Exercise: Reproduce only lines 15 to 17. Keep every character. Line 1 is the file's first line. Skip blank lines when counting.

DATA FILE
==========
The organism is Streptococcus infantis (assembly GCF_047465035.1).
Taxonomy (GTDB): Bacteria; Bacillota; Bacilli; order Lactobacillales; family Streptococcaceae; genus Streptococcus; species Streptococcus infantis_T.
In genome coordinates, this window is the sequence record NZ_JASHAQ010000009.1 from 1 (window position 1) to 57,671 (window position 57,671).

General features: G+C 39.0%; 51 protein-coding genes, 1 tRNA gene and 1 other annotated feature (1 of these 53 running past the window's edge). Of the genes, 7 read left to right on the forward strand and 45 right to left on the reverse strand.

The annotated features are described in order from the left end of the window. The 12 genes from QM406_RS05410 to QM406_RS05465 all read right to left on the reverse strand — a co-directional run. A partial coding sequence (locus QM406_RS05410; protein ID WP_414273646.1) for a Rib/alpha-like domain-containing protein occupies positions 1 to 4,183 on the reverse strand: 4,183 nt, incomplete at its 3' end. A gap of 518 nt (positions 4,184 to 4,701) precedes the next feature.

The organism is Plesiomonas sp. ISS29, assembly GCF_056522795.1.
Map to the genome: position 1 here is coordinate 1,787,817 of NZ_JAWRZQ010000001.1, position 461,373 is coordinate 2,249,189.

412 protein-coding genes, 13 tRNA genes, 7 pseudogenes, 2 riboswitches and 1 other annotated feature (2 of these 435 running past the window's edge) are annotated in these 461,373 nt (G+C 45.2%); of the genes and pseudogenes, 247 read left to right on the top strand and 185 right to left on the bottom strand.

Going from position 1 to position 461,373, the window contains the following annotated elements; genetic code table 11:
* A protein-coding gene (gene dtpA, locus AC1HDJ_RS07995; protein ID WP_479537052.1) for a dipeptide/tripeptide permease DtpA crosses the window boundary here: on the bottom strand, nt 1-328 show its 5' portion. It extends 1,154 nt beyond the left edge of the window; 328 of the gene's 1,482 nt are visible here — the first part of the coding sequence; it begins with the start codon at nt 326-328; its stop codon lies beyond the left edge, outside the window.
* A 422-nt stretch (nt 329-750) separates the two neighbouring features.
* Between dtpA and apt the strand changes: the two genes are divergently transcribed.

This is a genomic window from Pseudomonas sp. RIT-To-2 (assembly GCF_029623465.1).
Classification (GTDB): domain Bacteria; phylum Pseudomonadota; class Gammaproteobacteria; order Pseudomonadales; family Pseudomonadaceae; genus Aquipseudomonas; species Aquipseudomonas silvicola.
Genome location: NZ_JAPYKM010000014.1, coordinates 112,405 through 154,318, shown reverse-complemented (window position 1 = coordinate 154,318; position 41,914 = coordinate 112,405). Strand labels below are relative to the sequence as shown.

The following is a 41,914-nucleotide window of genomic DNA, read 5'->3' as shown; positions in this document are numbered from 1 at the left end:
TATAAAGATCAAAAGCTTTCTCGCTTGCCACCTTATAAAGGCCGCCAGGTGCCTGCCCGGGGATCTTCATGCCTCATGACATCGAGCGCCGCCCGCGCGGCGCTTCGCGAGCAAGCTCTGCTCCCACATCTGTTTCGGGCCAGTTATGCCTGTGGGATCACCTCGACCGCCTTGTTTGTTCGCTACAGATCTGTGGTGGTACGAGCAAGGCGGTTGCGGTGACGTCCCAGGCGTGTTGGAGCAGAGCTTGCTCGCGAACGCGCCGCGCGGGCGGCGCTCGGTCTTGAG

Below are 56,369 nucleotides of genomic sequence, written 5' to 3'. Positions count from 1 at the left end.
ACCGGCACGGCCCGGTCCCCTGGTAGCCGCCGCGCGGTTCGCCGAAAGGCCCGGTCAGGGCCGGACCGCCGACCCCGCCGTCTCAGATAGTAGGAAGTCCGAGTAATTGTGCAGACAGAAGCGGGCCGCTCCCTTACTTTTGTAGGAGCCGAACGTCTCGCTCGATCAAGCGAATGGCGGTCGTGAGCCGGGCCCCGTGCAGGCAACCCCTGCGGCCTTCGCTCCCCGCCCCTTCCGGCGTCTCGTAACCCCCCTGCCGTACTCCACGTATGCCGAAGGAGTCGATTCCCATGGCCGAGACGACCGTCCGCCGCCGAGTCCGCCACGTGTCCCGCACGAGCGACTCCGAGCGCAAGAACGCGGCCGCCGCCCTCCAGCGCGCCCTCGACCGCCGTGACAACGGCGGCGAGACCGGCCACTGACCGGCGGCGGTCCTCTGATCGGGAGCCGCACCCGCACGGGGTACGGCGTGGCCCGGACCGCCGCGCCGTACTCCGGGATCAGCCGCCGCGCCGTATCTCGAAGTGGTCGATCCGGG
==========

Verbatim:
Genome location: NZ_JAPYKM010000014.1, coordinates 112,405 through 154,318, shown reverse-complemented (window position 1 = coordinate 154,318; position 41,914 = coordinate 112,405). Strand labels below are relative to the sequence as shown.

The following is a 41,914-nucleotide window of genomic DNA, read 5'->3' as shown; positions in this document are numbered from 1 at the left end:
TATAAAGATCAAAAGCTTTCTCGCTTGCCACCTTATAAAGGCCGCCAGGTGCCTGCCCGGGGATCTTCATGCCTCATGACATCGAGCGCCGCCCGCGCGGCGCTTCGCGAGCAAGCTCTGCTCCCACATCTGTTTCGGGCCAGTTATGCCTGTGGGATCACCTCGACCGCCTTGTTTGTTCGCTACAGATCTGTGGTGGTACGAGCAAGGCGGTTGCGGTGACGTCCCAGGCGTGTTGGAGCAGAGCTTGCTCGCGAACGCGCCGCGCGGGCGGCGCTCGGTCTTGAG